One in every five students has reported being bullied. It’s something no parent wants to happen to their child.
Bullying can take numerous forms. It can involve insults or name-calling, rumors, physical violence, or exclusion.
Bullying can also take place online. Roughly 50% of kids between the ages of 9 and 12 have experienced bullying in school, and 14.5% of them have experienced online bullying.
These staggering statistics show that bullying is a serious issue for many children. This bullying guide for parents can help you better understand what bullying is and how to help your child with it.
What Is Bullying?
Bullying is characterized by an aggressive, intentional behavior performed to show an imbalance of strength or power. It can be verbal, relational, or physical.
Bullying has been present in the lives of children and adults for decades.
However, bullying has become more prevalent in recent years due to the rising popularity of social media and other cyber technologies. Cyberbullying is now making its way to smartphones, where it can reach kids (or adults) 24 hours a day.
Stopping acts of bullying and cyberbullying requires the help of parents, school administrators, and kids.
Signs of Bullying
You may not know that your child is being bullied because only about 20% of students report incidents of bullying.
Parents and school officials should always be on the lookout for common bullying signs, including the following:
- Frequent physical complaints, such as stomach aches
- Not wanting to go to school
- Withdrawing from certain school activities or events
- Decreased appetite
- Increased nightmares
- Signs of depression or anxiety
- Ripped clothing, bruises, or other indications of physical harm
Knowing the signs of bullying can help parents understand what is going on at school and in other aspects of their kids’ personal lives, so they can better help and protect them.
Dealing With Bullies
The act of properly dealing with bullies begins at home. You can prepare your child for possible bullying scenarios so that he or she knows how to respond to bullying or even stop it before it happens.
The following are several things you can do at home to help your child deal with bullying at school or online:
Role-playing is one of the best ways to prepare your child for bullying events that may occur. This act can empower your child and help build confidence.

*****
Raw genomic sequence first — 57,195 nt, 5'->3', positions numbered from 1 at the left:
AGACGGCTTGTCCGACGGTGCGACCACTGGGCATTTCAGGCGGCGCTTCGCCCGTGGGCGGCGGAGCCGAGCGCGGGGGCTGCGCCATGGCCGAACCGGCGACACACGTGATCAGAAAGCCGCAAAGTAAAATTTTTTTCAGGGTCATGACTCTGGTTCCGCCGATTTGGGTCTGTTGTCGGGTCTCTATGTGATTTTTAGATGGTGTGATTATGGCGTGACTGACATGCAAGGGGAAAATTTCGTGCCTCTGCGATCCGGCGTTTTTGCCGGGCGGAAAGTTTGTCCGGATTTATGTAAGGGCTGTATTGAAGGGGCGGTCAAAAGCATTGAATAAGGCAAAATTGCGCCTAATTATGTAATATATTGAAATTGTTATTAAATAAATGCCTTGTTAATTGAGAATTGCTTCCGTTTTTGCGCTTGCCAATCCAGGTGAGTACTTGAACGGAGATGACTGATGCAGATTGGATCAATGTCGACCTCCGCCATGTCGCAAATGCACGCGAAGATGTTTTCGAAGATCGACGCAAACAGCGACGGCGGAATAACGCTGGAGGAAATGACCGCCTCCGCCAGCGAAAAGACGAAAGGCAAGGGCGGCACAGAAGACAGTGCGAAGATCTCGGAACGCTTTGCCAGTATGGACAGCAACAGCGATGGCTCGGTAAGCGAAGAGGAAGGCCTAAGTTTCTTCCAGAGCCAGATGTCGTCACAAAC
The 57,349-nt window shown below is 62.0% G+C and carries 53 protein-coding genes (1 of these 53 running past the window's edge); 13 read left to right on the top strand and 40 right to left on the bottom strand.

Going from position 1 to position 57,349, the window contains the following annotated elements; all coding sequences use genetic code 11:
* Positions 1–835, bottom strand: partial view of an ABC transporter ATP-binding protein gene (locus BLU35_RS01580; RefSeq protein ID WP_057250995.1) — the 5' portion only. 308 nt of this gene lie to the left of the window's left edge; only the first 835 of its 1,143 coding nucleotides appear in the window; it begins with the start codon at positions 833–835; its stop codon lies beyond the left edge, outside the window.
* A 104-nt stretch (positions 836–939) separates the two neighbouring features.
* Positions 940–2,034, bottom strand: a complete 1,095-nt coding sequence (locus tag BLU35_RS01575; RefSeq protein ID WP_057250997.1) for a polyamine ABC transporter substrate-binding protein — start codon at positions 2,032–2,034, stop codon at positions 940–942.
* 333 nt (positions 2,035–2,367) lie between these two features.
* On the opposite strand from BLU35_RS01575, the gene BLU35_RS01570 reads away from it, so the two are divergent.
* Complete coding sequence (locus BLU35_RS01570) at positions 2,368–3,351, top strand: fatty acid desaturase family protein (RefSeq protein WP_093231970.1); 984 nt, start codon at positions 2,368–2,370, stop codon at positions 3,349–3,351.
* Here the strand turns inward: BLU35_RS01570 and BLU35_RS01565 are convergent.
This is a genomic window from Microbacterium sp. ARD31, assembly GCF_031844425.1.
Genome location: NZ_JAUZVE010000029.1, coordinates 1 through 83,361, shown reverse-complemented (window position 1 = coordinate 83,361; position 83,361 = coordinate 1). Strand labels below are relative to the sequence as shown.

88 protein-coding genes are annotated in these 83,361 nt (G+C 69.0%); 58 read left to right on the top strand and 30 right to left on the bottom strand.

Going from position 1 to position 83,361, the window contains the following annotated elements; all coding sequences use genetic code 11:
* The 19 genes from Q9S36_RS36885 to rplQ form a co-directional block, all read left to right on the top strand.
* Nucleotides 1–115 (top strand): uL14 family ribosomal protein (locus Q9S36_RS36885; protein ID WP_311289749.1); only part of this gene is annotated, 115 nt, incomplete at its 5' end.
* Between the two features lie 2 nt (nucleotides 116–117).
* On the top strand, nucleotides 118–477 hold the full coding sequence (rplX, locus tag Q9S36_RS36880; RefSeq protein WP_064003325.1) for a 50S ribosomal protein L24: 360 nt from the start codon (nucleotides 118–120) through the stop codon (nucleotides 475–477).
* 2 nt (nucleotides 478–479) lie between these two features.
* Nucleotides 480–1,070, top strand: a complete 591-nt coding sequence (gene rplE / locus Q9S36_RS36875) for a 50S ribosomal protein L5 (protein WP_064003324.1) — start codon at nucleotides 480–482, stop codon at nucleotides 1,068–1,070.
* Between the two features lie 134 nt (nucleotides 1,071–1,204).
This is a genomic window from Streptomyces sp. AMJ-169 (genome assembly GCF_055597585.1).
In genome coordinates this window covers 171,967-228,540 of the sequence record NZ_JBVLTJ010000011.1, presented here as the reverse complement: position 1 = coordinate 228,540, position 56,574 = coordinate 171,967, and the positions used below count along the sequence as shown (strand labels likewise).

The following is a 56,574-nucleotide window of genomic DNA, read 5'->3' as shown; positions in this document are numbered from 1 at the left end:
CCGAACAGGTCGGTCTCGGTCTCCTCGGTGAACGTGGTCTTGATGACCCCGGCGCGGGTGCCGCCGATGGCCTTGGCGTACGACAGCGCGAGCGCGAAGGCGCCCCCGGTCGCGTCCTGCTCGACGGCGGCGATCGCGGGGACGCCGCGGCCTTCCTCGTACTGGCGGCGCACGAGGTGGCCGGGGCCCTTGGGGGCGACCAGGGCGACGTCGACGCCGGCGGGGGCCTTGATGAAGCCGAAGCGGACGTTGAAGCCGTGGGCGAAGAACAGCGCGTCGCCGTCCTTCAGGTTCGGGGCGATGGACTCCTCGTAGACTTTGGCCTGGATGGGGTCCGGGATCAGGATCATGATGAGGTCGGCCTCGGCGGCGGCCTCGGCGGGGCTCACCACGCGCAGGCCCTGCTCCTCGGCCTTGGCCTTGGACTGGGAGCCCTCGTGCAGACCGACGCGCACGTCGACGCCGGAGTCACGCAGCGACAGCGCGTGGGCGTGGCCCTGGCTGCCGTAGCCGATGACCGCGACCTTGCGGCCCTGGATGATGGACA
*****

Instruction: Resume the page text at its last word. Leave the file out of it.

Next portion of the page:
Encourage your child to respond to bullying in a firm voice, as bullies tend to be encouraged by crying and perceived weakness.
Focus on Responses
A victim of bullying should not fight back or reply with a put-down. This will only encourage more bullying. Instead, teach your child a list of simple and firm responses. Some experts recommend simple phrases such as, “back off,” or “leave me alone.”
Boost Their Confidence
Bullies tend to target kids with low self-esteem because it makes them feel more powerful. Parents can help boost a kid’s confidence by enrolling them in extracurricular activities or encouraging hobbies.
These activities help kids create friendships and build self-esteem — two strong deterrents for bullies.
Encourage Open Communication
Communication is the key to finding out if your child is being bullied and dealing with it properly. Communicate openly with your child about what is happening at school every day.
Speaking with them in a friendly and nurturing way can encourage them to be open with you if something is wrong. Always emphasize the importance of well-being and safety.
Putting an End to Bullying
It’s essential for a parent to understand that his or her child may also be playing the role of a bully. Parents can help stop bullying before it starts by explaining what hurtful behavior is and how to avoid doing it.
Kids must understand that bullying can have serious negative consequences — and even legal repercussions.
Kids learn much of the behavior they take to school at home from their parents. Create a bully-free home that encourages open communication and positive behavior. Parents always serve as primary examples for their children.
Setting specific boundaries with social media and technology can also help prevent children from bullying or being bullied. Monitor messages sent through social media and other outlets, and consider storing your child’s phone in a common area at night.
Parents need to be aware of the warning signs that a child may be experiencing bullying — or could be the one doing the bullying.
Actions taken at home can help prevent both instances. Remember: Always report repeated bullying, whether in-person or online, to the school and the school superintendent.
Bullying and threatening messages that continue may need to be reported to the police.